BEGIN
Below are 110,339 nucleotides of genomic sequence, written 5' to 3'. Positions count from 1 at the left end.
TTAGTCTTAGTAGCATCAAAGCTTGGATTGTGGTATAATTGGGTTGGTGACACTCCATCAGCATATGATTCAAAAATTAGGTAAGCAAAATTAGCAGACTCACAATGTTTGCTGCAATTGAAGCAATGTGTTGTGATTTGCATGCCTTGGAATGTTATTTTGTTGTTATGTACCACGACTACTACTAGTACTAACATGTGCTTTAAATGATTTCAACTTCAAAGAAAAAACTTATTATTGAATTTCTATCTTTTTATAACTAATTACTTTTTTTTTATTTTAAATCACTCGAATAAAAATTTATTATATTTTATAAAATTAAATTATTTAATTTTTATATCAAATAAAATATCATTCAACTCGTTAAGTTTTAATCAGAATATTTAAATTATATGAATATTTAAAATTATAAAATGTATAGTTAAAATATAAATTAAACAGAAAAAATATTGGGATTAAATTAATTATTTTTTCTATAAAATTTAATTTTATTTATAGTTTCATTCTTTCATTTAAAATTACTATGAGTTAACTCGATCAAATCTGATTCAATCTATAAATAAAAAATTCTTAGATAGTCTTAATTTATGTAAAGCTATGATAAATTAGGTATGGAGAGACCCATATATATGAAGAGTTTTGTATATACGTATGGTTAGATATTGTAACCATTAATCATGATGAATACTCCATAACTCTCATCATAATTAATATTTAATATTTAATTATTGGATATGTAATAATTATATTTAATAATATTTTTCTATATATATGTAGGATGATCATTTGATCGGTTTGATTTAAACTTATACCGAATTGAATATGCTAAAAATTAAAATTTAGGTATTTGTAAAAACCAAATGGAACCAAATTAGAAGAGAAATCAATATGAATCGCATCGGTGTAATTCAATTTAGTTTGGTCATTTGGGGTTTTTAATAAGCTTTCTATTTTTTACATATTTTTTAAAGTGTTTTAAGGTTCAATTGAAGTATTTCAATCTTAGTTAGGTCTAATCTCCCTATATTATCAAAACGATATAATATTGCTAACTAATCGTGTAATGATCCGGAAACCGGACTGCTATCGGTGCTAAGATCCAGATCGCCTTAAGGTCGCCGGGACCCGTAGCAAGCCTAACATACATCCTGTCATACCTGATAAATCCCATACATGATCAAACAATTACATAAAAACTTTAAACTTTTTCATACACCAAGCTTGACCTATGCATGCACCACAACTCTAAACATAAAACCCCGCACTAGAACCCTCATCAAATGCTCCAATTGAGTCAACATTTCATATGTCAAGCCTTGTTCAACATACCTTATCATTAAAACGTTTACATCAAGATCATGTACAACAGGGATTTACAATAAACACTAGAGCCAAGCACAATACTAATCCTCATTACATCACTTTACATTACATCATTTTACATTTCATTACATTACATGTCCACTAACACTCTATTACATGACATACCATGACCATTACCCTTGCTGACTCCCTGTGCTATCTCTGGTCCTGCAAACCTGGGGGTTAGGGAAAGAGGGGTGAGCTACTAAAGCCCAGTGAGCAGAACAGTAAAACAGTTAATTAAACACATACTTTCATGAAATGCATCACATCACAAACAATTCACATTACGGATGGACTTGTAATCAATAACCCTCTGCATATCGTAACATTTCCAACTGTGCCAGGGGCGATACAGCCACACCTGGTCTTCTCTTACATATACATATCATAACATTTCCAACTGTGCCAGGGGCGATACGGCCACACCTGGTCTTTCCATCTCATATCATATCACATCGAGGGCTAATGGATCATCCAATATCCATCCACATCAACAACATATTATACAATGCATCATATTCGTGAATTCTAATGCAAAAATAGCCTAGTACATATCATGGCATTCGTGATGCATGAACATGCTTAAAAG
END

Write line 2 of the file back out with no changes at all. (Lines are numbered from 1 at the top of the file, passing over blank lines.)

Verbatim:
TTAGTCTTAGTAGCATCAAAGCTTGGATTGTGGTATAATTGGGTTGGTGACACTCCATCAGCATATGATTCAAAAATTAGGTAAGCAAAATTAGCAGACTCACAATGTTTGCTGCAATTGAAGCAATGTGTTGTGATTTGCATGCCTTGGAATGTTATTTTGTTGTTATGTACCACGACTACTACTAGTACTAACATGTGCTTTAAATGATTTCAACTTCAAAGAAAAAACTTATTATTGAATTTCTATCTTTTTATAACTAATTACTTTTTTTTTATTTTAAATCACTCGAATAAAAATTTATTATATTTTATAAAATTAAATTATTTAATTTTTATATCAAATAAAATATCATTCAACTCGTTAAGTTTTAATCAGAATATTTAAATTATATGAATATTTAAAATTATAAAATGTATAGTTAAAATATAAATTAAACAGAAAAAATATTGGGATTAAATTAATTATTTTTTCTATAAAATTTAATTTTATTTATAGTTTCATTCTTTCATTTAAAATTACTATGAGTTAACTCGATCAAATCTGATTCAATCTATAAATAAAAAATTCTTAGATAGTCTTAATTTATGTAAAGCTATGATAAATTAGGTATGGAGAGACCCATATATATGAAGAGTTTTGTATATACGTATGGTTAGATATTGTAACCATTAATCATGATGAATACTCCATAACTCTCATCATAATTAATATTTAATATTTAATTATTGGATATGTAATAATTATATTTAATAATATTTTTCTATATATATGTAGGATGATCATTTGATCGGTTTGATTTAAACTTATACCGAATTGAATATGCTAAAAATTAAAATTTAGGTATTTGTAAAAACCAAATGGAACCAAATTAGAAGAGAAATCAATATGAATCGCATCGGTGTAATTCAATTTAGTTTGGTCATTTGGGGTTTTTAATAAGCTTTCTATTTTTTACATATTTTTTAAAGTGTTTTAAGGTTCAATTGAAGTATTTCAATCTTAGTTAGGTCTAATCTCCCTATATTATCAAAACGATATAATATTGCTAACTAATCGTGTAATGATCCGGAAACCGGACTGCTATCGGTGCTAAGATCCAGATCGCCTTAAGGTCGCCGGGACCCGTAGCAAGCCTAACATACATCCTGTCATACCTGATAAATCCCATACATGATCAAACAATTACATAAAAACTTTAAACTTTTTCATACACCAAGCTTGACCTATGCATGCACCACAACTCTAAACATAAAACCCCGCACTAGAACCCTCATCAAATGCTCCAATTGAGTCAACATTTCATATGTCAAGCCTTGTTCAACATACCTTATCATTAAAACGTTTACATCAAGATCATGTACAACAGGGATTTACAATAAACACTAGAGCCAAGCACAATACTAATCCTCATTACATCACTTTACATTACATCATTTTACATTTCATTACATTACATGTCCACTAACACTCTATTACATGACATACCATGACCATTACCCTTGCTGACTCCCTGTGCTATCTCTGGTCCTGCAAACCTGGGGGTTAGGGAAAGAGGGGTGAGCTACTAAAGCCCAGTGAGCAGAACAGTAAAACAGTTAATTAAACACATACTTTCATGAAATGCATCACATCACAAACAATTCACATTACGGATGGACTTGTAATCAATAACCCTCTGCATATCGTAACATTTCCAACTGTGCCAGGGGCGATACAGCCACACCTGGTCTTCTCTTACATATACATATCATAACATTTCCAACTGTGCCAGGGGCGATACGGCCACACCTGGTCTTTCCATCTCATATCATATCACATCGAGGGCTAATGGATCATCCAATATCCATCCACATCAACAACATATTATACAATGCATCATATTCGTGAATTCTAATGCAAAAATAGCCTAGTACATATCATGGCATTCGTGATGCATGAACATGCTTAAAAG